Frank Dumont, tenor singer, author of many sketches, plays, and songs, and the last of the old-time minstrels, was born January 25, 1848,(1) in Utica, New York. His career as a minstrel began early, for in the autumn of 1862 he was with Arlington and Donniker's Minstrels in New York City, and in 1866 was one of the partners in Cross, Fish and Dumont's Minstrels. The next year he joined Ned Davis' Minstrels. He was with Dashington and Kling's Minstrels early in 1869, but later in the same year joined Duprez and Benedict's Minstrels, and with them he remained nearly ten years. In 1877 he played at the Bowery Theatre, New York, in "In the Web." Later, he was with Carncross in Philadelphia. He was with Sweatman's Minstrels in 1879, with the San Francisco Minstrels, in New York, in 1880-81, and still later with Lew Dockstader. He removed to Philadelphia in 1881 and remained there until his death. In 1895 he became the proprietor of the Eleventh Street Opera House in Philadelphia, where, after January 27, 1896, Dumont's Minstrels gave negro minstrel performances exclusively. When the Opera House was sold in 1911, he became owner of the Dime Museum at Ninth and Arch Streets, in the same city. He altered it and changed its name to Dumont's Theatre. He personally acted as interlocutor with his company until his retirement from the stage, Christmas, 1918. His last skit was being played at his theater, March 17, 1919, when he died suddenly of heart failure in the box office. His wife, Nellie Winton, died May 28, 1939.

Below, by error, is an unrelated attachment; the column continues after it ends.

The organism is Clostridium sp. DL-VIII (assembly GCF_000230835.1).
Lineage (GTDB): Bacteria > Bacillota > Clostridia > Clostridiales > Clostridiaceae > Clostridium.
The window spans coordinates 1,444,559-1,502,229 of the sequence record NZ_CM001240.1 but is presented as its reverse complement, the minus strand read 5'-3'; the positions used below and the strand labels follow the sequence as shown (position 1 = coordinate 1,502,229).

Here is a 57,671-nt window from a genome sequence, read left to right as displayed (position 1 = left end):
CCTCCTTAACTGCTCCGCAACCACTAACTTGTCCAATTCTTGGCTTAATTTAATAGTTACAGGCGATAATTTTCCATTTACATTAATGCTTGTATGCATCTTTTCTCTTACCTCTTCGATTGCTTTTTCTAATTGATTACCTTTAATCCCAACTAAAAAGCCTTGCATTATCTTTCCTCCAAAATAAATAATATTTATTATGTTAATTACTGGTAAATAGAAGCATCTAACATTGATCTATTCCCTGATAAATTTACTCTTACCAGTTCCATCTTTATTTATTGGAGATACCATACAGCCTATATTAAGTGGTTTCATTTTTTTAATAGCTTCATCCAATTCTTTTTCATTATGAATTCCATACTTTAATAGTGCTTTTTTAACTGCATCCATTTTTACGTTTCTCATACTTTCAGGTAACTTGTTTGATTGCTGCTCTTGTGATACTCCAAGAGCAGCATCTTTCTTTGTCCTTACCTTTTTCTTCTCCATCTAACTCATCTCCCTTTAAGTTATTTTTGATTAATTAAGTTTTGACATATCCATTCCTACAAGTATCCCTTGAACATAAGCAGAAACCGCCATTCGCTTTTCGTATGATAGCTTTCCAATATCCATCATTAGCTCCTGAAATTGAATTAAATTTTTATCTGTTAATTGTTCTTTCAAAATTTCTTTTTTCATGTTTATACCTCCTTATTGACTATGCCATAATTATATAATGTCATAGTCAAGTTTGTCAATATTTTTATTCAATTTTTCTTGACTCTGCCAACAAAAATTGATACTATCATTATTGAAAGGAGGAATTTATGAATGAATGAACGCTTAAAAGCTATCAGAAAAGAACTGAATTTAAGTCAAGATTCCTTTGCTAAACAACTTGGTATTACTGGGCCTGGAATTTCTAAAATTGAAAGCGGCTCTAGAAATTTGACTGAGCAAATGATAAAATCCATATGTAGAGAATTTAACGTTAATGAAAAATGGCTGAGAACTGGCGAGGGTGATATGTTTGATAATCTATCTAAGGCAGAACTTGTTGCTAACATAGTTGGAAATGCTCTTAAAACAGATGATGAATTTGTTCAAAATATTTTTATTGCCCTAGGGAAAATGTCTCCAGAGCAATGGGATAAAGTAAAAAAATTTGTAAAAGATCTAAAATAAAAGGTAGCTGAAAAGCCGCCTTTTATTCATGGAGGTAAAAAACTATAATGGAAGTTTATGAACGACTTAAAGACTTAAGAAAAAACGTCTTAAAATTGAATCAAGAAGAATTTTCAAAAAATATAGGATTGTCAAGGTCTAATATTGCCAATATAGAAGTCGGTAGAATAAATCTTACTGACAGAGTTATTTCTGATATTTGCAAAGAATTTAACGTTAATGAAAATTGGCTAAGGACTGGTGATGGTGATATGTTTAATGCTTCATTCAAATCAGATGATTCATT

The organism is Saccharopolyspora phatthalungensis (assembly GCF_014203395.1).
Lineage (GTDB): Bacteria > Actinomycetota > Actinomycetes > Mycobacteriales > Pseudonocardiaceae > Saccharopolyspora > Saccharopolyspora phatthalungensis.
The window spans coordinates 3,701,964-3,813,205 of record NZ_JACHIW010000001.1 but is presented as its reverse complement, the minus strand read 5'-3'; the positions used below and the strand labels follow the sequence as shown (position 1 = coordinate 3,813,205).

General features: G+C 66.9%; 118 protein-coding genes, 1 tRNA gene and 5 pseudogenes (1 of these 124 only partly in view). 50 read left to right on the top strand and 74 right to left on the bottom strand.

Dumont was the author of hundreds of humorous skits and a number of musical shows. Among his plays were "Pleasant Companions," "Our Torchlight Parade," "The Cannibals of Barren Island," "Dramatic Tramps," "The Western Mutual Telephone Company," "Two Fine Ducks," "Patients; or, Bunion-Salve's Bride (a take-off on Gilbert and Sullivan's "Patience"), and a great many other skits. †His afterpiece 'The Book-Agent,' later expanded by Charles Hoyt into 'A Parlor Match,' was a very successful play in the 1880's.
He wrote a number of stories for Beadle between 1879 and 1881, as well as one chapter of a composite novel ("Jubilee Joe") in 1885. In the series of Nickel Libraries there are also a dozen of his tales. He wrote the play version of "In the Web" according to the by-line in Dime Library, No. 60.
REFERENCES: Edward Leroy Rice, Monarchs of Minstrelsy, New York, (1910), 198, 313, with portrait; G. C. D. Oclell, Annals of the New York Stage, New York, 1938-40, X, XI, XII, briefly mentioned in various places; Philadelphia Public Ledger, March 18, 1919, with portrait.
Dime Library. No. 60
Half-Dime Library. Nos. 120, 127, 140, 171, 185, 1090 (partim)
Beadle's Weekly. No. 128 (partim)
Pocket Library. Nos. 109, 126, 133, 146, 198
Popular Library. No. 43
† Correction made as per Volume 3.
|1||Rice and others give this date and place; The Public Ledger, Philadelphia, March 18, 1919, gives the year 1849, and the place New York City.|